Coldplay: Photo credit – neildennis (Flickr)
Celebrities and charity work, a good or bad thing? The two seem to go hand in hand. Or, would charities be better off without the helping hand of the celebrity? According to Sunday Times, online, celebrities can’t get enough out of doing their bit for charity. Some of the most charitable celebrities include Elton John, David Beckham, Coldplay and One Direction. The question is, are they genuinely interested in helping out charities? Or are they doing charity work because they feel that they are under obligation to do so because their agent says that it will make them popular with the public?
For example, Miley Cyrus took a homeless man,Jesse Helt, to the VMA awards. As he accepted the award on Miley’s behalf, he took the opportunity to promote the plight of homeless people in LA. Drawing attention to the issue of homelessness is one thing; but using her celebrity status in this shamelessly self-seeking way to highlight the issue is another. It makes you question how genuine was her interest in helping the homeless. Is she another, in a long line of publicity hungry celebrities, who are only interested in promoting their celebrity brand, than in helping charities to raise awareness and funds for their causes:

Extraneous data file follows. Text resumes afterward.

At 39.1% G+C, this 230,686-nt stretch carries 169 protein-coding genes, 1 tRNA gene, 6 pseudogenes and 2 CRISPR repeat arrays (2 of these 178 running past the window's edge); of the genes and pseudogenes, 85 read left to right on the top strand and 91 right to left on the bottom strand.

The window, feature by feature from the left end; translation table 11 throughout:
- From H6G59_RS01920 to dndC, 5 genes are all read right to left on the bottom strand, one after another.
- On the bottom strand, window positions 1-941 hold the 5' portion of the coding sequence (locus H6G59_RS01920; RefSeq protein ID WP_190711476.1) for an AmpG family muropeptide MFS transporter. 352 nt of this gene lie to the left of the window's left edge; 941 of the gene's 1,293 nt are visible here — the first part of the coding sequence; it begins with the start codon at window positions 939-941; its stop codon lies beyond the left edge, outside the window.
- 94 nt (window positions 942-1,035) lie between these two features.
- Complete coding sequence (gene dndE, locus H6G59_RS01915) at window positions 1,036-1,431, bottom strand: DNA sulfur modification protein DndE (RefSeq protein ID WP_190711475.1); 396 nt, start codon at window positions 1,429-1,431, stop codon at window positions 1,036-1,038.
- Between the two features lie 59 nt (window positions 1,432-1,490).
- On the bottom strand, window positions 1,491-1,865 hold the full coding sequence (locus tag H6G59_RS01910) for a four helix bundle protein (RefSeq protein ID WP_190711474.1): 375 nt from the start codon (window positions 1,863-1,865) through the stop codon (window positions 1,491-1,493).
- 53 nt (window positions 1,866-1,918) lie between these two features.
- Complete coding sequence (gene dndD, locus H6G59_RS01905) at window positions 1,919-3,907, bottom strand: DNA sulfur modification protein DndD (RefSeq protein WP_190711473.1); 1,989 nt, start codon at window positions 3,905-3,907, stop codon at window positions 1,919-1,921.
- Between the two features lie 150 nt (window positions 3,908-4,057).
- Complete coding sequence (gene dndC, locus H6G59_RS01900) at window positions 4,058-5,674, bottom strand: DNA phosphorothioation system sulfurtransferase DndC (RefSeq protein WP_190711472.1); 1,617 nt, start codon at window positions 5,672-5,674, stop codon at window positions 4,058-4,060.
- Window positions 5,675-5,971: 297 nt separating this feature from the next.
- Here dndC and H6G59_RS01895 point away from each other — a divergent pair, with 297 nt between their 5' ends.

The motives of the celebrities who do charity work are questionable. On the Niall Boylan radio show, Classic hits 4FM, they were discussing the right of homeless people to stay in Apollo house and questioned the motives of the celebrities behind the Home Sweet Home homeless charity group. Was Jim Sheridan and Colin Farrell genuinely interested in helping the homeless or were they only interested in raising their public profile as do gooders.
But then again there are charities that have greatly benefitted from the help of celebrity star power. And, they seem genuinely interested in helping the charities to raise awareness for their causes and to help raise funds. These include Bono, Bob Geldof and director, Richard Curtis, whom, whom according to Save the Children’s CEO, John Forsyth. said that:
“Without the campaigning energies of Bono, Bob Geldof and Richard Curtis, for example, I don’t believe 46 million more children would be in school today in some of the world’s poorest countries*
However, the ego centric and publicity hungry celebrity does seem more interested in feeding their ego than in feeding and helping the homeless.